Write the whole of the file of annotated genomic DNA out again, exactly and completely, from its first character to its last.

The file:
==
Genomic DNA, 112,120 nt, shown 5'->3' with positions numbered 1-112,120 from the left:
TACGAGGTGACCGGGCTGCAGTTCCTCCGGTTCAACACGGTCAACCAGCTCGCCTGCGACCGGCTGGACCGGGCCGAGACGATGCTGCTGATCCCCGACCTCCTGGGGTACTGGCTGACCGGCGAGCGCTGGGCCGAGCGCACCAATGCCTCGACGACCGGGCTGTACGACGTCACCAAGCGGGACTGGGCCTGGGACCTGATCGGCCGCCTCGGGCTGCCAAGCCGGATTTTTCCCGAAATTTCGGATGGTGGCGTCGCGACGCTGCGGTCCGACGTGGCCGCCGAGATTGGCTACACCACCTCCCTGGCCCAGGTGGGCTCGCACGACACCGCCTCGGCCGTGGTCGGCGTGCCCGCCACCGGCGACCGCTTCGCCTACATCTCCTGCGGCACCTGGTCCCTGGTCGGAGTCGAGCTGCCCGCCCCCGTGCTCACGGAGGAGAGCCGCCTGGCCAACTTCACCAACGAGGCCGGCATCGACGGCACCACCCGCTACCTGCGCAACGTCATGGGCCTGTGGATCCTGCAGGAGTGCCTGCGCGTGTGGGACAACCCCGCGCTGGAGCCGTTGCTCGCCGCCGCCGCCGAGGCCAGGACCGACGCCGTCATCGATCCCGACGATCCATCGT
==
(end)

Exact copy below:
Genomic DNA, 112,120 nt, shown 5'->3' with positions numbered 1-112,120 from the left:
TACGAGGTGACCGGGCTGCAGTTCCTCCGGTTCAACACGGTCAACCAGCTCGCCTGCGACCGGCTGGACCGGGCCGAGACGATGCTGCTGATCCCCGACCTCCTGGGGTACTGGCTGACCGGCGAGCGCTGGGCCGAGCGCACCAATGCCTCGACGACCGGGCTGTACGACGTCACCAAGCGGGACTGGGCCTGGGACCTGATCGGCCGCCTCGGGCTGCCAAGCCGGATTTTTCCCGAAATTTCGGATGGTGGCGTCGCGACGCTGCGGTCCGACGTGGCCGCCGAGATTGGCTACACCACCTCCCTGGCCCAGGTGGGCTCGCACGACACCGCCTCGGCCGTGGTCGGCGTGCCCGCCACCGGCGACCGCTTCGCCTACATCTCCTGCGGCACCTGGTCCCTGGTCGGAGTCGAGCTGCCCGCCCCCGTGCTCACGGAGGAGAGCCGCCTGGCCAACTTCACCAACGAGGCCGGCATCGACGGCACCACCCGCTACCTGCGCAACGTCATGGGCCTGTGGATCCTGCAGGAGTGCCTGCGCGTGTGGGACAACCCCGCGCTGGAGCCGTTGCTCGCCGCCGCCGCCGAGGCCAGGACCGACGCCGTCATCGATCCCGACGATCCATCGT